In the coming months more Sarawakians would have to brace for the worst as the global economic slowdown would lead to hundreds if not thousands workers to be laid off as companies struggle to stay in business.
This despite, Chief Minister Tan Sri Taib Mahmud recent assurance that the state economy would not be badly affected and even insisted that project such as the aluminium smelter in Simalajau under the Score initiatives to proceed as scheduled.
But things could have changed following the sudden closure of Western Digital plant in Kuching as widely reported by local media on Saturday.
Western Digital was one of Samajaya Free Industrial Zone bigggest investors. The company yesterday reported to have laid off 1500 workers. At least 500 of them were professionals such as engineers and highly-skilled technicians while the rest were those who have been drawing salaries of more than RM1000 monthly.
State assistant minister for Industrial Development Datuk Daud Abdul Rahman were reported to have been fuming mad at the company for its decision to shut the plant in Kuching while maintaining plants in other locations such as Penang and Petaling Jaya.
“It is sad that the state government was not informed of the abrupt decision in advance (until my ministry decided to call Western Digital officials for a meeting today) because we are sympathetic to the plight of the workers, who were only being given a last minute notice through a video conferencing with the chief executive officer last week,” Daud said, quoted Bernama Saturday.
While the state government struggling to assist the thousands being laid off by Western Digital to find another jobs amid rapidly shrinking opportunities another news of potentially massive lay-off reported on Sunday.
Borneo Post said several timber companies in the state already stopping or suspending their business operations. Those still in operations were said to be cutting down on production rate as high as 50 percent to stay afloat.
“Out of every five logging camps or sawmills, four will have to suspend operation,” reported Borneo Post on Sunday. Already timber biggest producing towns like Bintulu and Sibu seeing several sawmill operators forced to cease operation, while others rushing to clear their stocks.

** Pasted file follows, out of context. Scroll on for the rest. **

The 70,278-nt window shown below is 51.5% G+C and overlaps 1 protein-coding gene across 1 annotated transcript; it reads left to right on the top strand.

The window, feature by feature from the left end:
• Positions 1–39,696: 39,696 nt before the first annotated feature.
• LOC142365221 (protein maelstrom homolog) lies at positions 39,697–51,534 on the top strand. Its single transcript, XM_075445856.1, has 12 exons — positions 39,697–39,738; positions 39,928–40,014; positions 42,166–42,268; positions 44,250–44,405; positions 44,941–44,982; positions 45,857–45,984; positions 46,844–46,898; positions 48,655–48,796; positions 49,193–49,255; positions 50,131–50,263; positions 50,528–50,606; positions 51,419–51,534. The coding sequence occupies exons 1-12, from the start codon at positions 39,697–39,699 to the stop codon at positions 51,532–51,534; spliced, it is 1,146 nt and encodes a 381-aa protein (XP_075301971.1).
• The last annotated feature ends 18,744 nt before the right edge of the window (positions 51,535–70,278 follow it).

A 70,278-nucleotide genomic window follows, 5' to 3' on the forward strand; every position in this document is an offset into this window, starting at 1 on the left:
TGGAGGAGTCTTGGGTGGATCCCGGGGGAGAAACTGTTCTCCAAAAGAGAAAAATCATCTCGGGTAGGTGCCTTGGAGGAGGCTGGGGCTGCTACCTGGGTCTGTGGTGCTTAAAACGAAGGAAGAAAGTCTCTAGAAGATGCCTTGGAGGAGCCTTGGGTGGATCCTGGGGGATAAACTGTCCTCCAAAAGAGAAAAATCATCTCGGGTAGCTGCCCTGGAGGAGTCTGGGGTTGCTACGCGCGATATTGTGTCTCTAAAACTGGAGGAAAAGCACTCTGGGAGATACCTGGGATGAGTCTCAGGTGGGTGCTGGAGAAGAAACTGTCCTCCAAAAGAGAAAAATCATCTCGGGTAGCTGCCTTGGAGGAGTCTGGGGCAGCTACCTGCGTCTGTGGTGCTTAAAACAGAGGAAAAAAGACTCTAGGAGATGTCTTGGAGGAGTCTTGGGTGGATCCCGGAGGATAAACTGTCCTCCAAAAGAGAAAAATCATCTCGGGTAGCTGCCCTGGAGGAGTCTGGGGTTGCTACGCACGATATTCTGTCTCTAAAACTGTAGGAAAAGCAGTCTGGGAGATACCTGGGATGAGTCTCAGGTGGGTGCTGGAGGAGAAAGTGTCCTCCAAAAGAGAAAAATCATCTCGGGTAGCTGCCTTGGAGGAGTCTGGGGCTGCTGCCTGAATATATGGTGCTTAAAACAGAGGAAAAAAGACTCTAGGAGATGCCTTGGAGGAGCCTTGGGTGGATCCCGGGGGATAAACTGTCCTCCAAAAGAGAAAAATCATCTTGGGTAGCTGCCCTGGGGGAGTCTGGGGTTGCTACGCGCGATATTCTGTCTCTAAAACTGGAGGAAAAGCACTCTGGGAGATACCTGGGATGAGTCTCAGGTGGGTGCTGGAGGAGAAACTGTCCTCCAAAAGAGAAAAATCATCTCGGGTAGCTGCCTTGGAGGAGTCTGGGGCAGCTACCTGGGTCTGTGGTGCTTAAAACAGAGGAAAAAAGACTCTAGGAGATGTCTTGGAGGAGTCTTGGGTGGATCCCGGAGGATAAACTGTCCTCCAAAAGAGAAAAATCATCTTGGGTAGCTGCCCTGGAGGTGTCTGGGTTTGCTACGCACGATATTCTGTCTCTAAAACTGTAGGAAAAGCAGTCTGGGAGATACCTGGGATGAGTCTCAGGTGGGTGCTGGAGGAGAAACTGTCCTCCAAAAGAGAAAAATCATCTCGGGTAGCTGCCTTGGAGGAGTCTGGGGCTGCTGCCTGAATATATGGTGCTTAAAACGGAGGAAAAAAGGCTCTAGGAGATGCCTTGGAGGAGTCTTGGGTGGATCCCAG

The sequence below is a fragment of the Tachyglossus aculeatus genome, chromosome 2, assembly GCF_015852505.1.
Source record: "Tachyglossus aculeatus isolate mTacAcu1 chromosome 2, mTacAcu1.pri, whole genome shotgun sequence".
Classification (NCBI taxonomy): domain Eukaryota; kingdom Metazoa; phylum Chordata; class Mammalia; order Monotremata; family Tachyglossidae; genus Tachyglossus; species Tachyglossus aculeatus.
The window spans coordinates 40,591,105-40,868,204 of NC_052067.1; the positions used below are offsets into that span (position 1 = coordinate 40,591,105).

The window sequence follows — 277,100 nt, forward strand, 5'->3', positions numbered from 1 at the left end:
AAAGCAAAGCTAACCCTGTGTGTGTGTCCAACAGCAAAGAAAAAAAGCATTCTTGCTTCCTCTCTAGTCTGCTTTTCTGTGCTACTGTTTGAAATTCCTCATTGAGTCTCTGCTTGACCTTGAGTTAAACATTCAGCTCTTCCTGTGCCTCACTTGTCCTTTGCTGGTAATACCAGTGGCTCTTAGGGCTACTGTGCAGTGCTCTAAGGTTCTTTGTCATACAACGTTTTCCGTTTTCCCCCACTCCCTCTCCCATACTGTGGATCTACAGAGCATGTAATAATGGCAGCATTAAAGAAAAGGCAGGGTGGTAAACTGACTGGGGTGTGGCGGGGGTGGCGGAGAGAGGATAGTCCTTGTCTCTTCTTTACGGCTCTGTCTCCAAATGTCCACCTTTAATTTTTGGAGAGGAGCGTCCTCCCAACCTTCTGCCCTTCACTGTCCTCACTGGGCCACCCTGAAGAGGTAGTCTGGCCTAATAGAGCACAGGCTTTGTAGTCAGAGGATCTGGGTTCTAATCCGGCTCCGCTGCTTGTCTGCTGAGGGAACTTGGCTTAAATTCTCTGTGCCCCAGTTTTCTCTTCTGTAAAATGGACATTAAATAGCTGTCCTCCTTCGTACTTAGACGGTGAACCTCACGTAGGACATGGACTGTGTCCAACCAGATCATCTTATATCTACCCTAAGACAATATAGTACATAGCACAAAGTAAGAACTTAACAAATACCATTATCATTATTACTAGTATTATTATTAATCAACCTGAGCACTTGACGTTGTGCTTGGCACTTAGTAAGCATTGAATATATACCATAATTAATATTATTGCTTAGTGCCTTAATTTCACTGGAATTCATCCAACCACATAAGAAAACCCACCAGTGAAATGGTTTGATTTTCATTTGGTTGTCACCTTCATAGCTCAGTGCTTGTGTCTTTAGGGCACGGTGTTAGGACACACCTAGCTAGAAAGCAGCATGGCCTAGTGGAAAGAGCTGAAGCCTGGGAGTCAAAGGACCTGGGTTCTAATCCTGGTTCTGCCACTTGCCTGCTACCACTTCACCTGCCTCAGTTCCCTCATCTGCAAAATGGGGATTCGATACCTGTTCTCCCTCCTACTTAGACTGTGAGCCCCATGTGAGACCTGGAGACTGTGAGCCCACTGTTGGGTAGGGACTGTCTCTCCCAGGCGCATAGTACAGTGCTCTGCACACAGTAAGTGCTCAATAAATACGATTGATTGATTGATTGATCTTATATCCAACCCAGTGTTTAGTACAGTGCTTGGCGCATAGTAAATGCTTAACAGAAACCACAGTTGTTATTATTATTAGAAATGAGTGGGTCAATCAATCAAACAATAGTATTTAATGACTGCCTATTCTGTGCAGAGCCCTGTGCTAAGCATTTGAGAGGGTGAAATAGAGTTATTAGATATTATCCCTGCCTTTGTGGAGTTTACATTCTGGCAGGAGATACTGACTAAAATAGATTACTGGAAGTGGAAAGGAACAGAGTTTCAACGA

Since November timber companies have told workers to go on unpaid leave sometimes for months long or forced many to take a pay cut in order to stay in employment.
“What can we do? As much as we hate it (cutting salaries) we simply have no choice but to take drastic step to keep the business going,” Borneo Post quoted a sawmill operator as saying on Sunday.
The timber industry, one of Sarawak biggest employers is bracing itself amid slowing demand from overseas market notably the Japanese market.
Japan which imports about 70 percent of Sarawak’s timber and timber based products annually reported to have slashed or canceled orders in the coming months as demand were slowing down in their home market.
“Next year will be worse economically as Japan is facing economic slowdown as the rest of the world,” Borneo Post quoting a Japanese timber importer as saying.
Apart from Japan, Sarawak’s timber traditional market such as South Korea, Thailand, Taiwan, China, Vietnam and South Africa were also said to have reduced or canceled their orders.
The industry players also fuming at the recently introduced flat levy (royalties) rate of RM65 per cubic meter for any timber species effective Jan 1, which they said to be of no help to the already ailing industry.
In defending the state decision of switching to the flat levy rate Awang Tengah said at last month state assembly sitting, the new flat rate would lead to an increase in the state’s revenue. However the industry sees it as adding more burden them.
Smaller companies with lower volumes would be struggling if not wind up altogether under the new rate they said. Some of them have petitioned for the state government to give special discounts in order to stay afloat.